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GOP electoral board’s move to cut Richmond early voting sites may have been illegal

Richmond Mayor Levar Stoney and his Democratic allies are threatening a lawsuit over a decision by the Republican-controlled Richmond Electoral Board to limit early voting sites in Virginia’s heavily Democratic capital.

Virginia Mercury

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By Graham Moomaw

Richmond Mayor Levar Stoney and his Democratic allies are threatening a lawsuit over a decision by the Republican-controlled Richmond Electoral Board to limit early voting sites in Virginia’s heavily Democratic capital.

The Richmond city attorney’s office agreed that the move “violates state law” in a letter urging the electoral board to reverse course. Under state law, the attorney’s office said, the elected Richmond City Council has the power to make decisions about early voting locations, not the unelected electoral board.

Earlier this week, the two-person GOP majority on that board voted to offer early voting only at the city’s main voter registration office, without the two satellite locations previously used to make voting more convenient for people who rely on public transit or live in predominantly Black and Hispanic neighborhoods in South Richmond. The board cited budgetary concerns for its decision to not open the two satellite locations this year, according to Axios Richmond, which first reported the move.

Richmond officials have said they budgeted money specifically to cover the $100,000 cost of operating the two satellite voting sites. Though a strong majority of early voting in Richmond takes place at the main election office, roughly a quarter of the city’s in-person early votes in the 2022 midterms were cast at the two satellite locations, according to the mayor.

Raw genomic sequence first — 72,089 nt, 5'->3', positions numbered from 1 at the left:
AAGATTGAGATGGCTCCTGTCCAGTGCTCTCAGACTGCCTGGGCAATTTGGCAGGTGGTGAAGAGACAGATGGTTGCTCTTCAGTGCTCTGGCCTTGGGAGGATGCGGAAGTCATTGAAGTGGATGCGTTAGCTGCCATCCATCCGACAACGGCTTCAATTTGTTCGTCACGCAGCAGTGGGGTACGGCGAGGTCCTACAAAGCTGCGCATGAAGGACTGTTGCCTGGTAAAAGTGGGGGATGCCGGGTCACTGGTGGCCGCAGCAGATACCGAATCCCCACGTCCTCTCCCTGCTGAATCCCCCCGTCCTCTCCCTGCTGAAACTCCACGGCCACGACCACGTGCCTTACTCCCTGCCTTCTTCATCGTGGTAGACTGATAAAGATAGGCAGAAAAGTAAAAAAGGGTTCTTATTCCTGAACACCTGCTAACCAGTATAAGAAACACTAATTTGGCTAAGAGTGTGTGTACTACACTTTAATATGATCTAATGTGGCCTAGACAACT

At a news conference Thursday afternoon, Stoney and others denounced the move to cut the three voting locations to one, portraying it as a targeted voter suppression attempt that’s not permitted under the law. A possible Democratic candidate for governor in 2025, Stoney drew a contrast between the actions of Richmond Republicans and the recent embrace of early voting by Gov. Glenn Youngkin and the state GOP.

“Why is Governor Youngkin making it harder to vote in predominantly Black and Brown neighborhoods? I want him to answer that question,” Stoney said. “Is it truly early voting for all? Or is it simply early voting for some?”

Though Youngkin didn’t appear to have a direct role in the Richmond board’s decision, Democratic critics suggested he bears responsibility for the actions of board members nominated by his party.

“He says he supports early voting,” said Aaron Mukerjee, the Democratic Party of Virginia’s voter protection director. “He could actually make a phone call to his own party, in his own backyard. But we’re not holding our breath.”

Asked for a response, Youngkin’s office indicated that it too believes the board doesn’t have the authority to make the decision.

“Virginia code states that voting satellite offices are established by a local governing body, not the electoral board,” said Youngkin spokesperson Macaulay Porter.

Under Virginia’s to-the-victor-go-the-spoils system of election administration, the party that won the last gubernatorial election gains majority control of both the State Board of Elections and all 133 city and county electoral boards. Local boards shifted to GOP control this year due to the timeline of when previous board members’ terms ended.